High Intensity Interval Training (HIIT) combines what’s typically a period of all-out effort with low to moderate intensity active recovery. These sets of intense to moderate effort can help you realize what you’d get out of a long steady state cycling session in about half the time. But do you have to go all out? A study published in the International Journal of Sports Medicine examines the effects of different approaches.
Researchers had 15 experienced cyclists engage in 3 intervals consisting of 3 minutes work with 3 minutes active recovery. On one visit to the gym, the 3 minutes of effort was all out. Based on that intensity, scientists programmed a computer to pace individual efforts at 85% of maximal oxygen consumption. A third trial was self-paced.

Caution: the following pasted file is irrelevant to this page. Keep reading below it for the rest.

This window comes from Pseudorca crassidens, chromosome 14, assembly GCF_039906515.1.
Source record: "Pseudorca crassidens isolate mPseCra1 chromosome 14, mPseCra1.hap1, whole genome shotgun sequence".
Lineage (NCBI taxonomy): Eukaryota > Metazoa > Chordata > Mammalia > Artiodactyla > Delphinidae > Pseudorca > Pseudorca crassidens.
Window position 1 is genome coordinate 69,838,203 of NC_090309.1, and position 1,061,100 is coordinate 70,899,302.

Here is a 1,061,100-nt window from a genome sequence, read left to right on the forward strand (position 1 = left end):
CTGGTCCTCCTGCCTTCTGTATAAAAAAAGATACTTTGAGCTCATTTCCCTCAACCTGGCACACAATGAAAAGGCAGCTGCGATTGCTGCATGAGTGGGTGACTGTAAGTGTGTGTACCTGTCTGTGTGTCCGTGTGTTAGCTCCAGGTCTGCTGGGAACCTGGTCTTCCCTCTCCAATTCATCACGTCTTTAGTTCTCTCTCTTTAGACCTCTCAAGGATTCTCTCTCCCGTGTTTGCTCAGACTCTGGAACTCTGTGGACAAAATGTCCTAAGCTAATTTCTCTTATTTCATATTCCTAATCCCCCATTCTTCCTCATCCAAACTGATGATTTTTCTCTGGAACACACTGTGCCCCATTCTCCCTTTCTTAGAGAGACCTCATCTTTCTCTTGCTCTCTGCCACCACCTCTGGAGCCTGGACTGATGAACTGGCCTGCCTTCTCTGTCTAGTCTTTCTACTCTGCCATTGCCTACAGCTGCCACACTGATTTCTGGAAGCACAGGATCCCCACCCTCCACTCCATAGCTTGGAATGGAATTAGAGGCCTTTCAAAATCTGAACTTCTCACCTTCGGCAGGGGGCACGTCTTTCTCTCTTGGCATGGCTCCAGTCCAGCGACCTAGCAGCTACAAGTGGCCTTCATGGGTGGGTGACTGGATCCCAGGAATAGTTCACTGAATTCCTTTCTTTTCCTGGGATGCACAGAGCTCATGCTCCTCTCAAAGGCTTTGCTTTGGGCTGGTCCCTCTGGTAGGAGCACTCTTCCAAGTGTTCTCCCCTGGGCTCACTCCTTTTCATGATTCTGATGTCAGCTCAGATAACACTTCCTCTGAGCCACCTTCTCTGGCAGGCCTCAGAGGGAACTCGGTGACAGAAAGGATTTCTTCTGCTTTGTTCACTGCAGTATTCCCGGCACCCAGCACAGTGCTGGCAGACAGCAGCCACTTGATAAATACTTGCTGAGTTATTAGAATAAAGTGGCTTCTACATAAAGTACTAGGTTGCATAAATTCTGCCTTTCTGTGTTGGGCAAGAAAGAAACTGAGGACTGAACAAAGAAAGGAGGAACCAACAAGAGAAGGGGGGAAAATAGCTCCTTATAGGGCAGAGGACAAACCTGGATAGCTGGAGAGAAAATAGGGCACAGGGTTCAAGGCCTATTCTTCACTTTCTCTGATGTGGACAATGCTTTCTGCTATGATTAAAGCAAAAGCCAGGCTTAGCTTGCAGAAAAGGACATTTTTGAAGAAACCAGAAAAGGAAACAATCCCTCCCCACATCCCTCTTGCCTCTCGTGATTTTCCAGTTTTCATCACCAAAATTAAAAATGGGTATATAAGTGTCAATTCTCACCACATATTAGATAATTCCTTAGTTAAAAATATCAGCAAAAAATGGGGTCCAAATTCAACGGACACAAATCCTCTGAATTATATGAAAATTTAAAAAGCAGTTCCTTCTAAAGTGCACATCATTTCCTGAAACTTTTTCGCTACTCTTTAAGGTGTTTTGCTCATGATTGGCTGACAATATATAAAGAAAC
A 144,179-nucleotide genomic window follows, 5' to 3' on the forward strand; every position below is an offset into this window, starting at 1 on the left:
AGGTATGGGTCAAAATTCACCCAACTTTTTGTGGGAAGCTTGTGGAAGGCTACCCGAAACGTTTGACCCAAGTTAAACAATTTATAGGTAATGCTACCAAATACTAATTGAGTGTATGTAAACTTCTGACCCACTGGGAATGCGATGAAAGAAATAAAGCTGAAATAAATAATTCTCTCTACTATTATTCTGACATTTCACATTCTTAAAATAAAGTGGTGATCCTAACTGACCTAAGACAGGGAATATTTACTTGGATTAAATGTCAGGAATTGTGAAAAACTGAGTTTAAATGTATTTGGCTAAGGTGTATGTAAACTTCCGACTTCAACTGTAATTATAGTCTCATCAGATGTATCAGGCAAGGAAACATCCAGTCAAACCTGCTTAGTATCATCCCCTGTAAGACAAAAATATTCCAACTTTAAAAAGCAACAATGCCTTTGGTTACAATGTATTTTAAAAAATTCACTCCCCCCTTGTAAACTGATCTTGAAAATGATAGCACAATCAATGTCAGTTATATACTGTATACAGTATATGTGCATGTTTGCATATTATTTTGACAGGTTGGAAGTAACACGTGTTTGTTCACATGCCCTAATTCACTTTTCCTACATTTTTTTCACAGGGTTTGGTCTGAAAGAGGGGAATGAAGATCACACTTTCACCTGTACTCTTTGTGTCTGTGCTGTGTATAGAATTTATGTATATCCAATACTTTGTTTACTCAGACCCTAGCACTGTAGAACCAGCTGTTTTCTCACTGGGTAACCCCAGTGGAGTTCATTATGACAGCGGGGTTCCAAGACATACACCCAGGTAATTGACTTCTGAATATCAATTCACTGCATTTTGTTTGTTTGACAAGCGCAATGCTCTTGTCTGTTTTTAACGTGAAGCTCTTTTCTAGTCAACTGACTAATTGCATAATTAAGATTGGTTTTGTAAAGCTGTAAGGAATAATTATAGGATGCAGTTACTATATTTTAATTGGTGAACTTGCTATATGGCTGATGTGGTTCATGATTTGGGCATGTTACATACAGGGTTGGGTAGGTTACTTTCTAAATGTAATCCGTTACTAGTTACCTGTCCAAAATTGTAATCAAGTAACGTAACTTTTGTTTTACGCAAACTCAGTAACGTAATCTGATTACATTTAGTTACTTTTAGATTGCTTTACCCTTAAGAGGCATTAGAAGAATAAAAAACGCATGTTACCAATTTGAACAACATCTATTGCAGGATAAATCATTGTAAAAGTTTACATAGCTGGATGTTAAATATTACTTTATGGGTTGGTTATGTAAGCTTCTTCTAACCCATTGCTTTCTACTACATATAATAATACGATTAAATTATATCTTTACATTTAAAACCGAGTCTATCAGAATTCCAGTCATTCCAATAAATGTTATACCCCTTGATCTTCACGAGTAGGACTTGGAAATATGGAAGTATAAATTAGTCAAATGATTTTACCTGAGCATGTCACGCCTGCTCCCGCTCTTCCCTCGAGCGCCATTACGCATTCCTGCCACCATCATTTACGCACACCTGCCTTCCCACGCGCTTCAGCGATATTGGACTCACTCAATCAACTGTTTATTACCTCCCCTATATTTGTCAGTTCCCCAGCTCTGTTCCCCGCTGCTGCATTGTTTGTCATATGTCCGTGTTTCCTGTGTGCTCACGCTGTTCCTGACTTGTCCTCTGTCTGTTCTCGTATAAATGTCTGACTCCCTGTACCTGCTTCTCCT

True Strength Moment: Ratings of perceived exertion were greatest for the all-out effort, and power output was lower during a 4 KM time trial after that session. If you’re tapering for competition, self-pacing your HIIT training in the lead up might help you arrive at the starting line fresh.